“The next thing we plan to look at is calf survival, and really understand calf survival from birth through the first year,” Hurley added. “That seems to be an area of concern. It could be a multitude of things, from fetal survival to early predation. We don’t really know yet, but we are hoping to get more detailed information during spring when cows start calving again.”

Along with watching cows and monitoring calf survival up to 6 months of age, researchers will also add tracking collars to calves during winter so they can see how many survive between ages 6 months to a year old.

“That is usually when you see predation from larger predators, like wolves or mountain lions, and also when you see mortality from parasites, like winter ticks,” Hurley said. “By the end of this winter, we should be able to really focus in on the causes of mortality, and ask really good questions.”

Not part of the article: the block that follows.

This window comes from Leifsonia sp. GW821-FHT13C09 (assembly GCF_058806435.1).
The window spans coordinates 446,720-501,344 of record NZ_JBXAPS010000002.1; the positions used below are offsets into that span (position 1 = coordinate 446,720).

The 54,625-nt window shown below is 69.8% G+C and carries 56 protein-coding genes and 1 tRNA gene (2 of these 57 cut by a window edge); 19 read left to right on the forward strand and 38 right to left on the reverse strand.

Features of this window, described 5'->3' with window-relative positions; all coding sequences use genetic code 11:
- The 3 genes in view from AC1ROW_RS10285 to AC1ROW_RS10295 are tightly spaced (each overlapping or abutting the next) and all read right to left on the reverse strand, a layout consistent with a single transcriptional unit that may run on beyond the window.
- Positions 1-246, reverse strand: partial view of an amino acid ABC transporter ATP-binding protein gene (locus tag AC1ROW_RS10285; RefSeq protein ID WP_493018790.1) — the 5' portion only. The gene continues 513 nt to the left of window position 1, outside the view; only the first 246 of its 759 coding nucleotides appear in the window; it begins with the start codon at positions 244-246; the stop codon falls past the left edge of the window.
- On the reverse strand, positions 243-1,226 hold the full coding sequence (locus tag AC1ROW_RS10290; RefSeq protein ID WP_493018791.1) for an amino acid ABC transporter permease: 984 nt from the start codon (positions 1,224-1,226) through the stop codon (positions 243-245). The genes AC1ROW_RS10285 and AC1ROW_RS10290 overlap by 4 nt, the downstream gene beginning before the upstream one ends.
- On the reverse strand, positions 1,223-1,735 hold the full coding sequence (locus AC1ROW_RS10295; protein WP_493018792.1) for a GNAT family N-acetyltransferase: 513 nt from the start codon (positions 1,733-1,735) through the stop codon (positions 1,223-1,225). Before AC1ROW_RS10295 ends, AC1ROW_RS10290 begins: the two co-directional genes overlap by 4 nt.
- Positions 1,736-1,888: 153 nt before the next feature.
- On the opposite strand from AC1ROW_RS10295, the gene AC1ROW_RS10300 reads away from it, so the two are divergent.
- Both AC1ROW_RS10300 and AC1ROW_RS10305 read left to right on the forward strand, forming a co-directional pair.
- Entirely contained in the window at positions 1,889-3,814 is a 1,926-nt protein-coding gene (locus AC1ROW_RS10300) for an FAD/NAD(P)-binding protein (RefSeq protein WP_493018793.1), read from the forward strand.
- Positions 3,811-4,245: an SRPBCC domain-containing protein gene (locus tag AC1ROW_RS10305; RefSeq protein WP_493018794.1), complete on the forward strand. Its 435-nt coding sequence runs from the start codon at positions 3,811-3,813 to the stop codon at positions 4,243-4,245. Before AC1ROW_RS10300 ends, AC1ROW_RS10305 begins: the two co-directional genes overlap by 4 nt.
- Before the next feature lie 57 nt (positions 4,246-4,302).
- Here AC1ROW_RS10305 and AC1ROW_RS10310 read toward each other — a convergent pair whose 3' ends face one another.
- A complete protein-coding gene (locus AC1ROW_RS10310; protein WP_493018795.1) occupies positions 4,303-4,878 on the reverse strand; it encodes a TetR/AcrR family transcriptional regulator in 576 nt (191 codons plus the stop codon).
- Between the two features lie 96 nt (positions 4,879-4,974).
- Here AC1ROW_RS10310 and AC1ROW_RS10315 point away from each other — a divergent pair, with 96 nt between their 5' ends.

Another major component of the first year of the study was learning more about how adult moose died. Of the nine radio collared adult moose that died in the first eight months of the study, more than half were attributed to parasites and/or disease. Three of those were attributed to emaciation with a concurrent winter tick infestation.

Two other deaths were attributed to predation, one wolf caused and one lion or bear caused. Another moose died as the result of a vehicle collision, and one other cause of death could not be determined.

Researchers also performed necropsies — death investigations of animals — on moose that had not been collared, which revealed additional diseases and causes of mortality not represented in the sample of collared animals.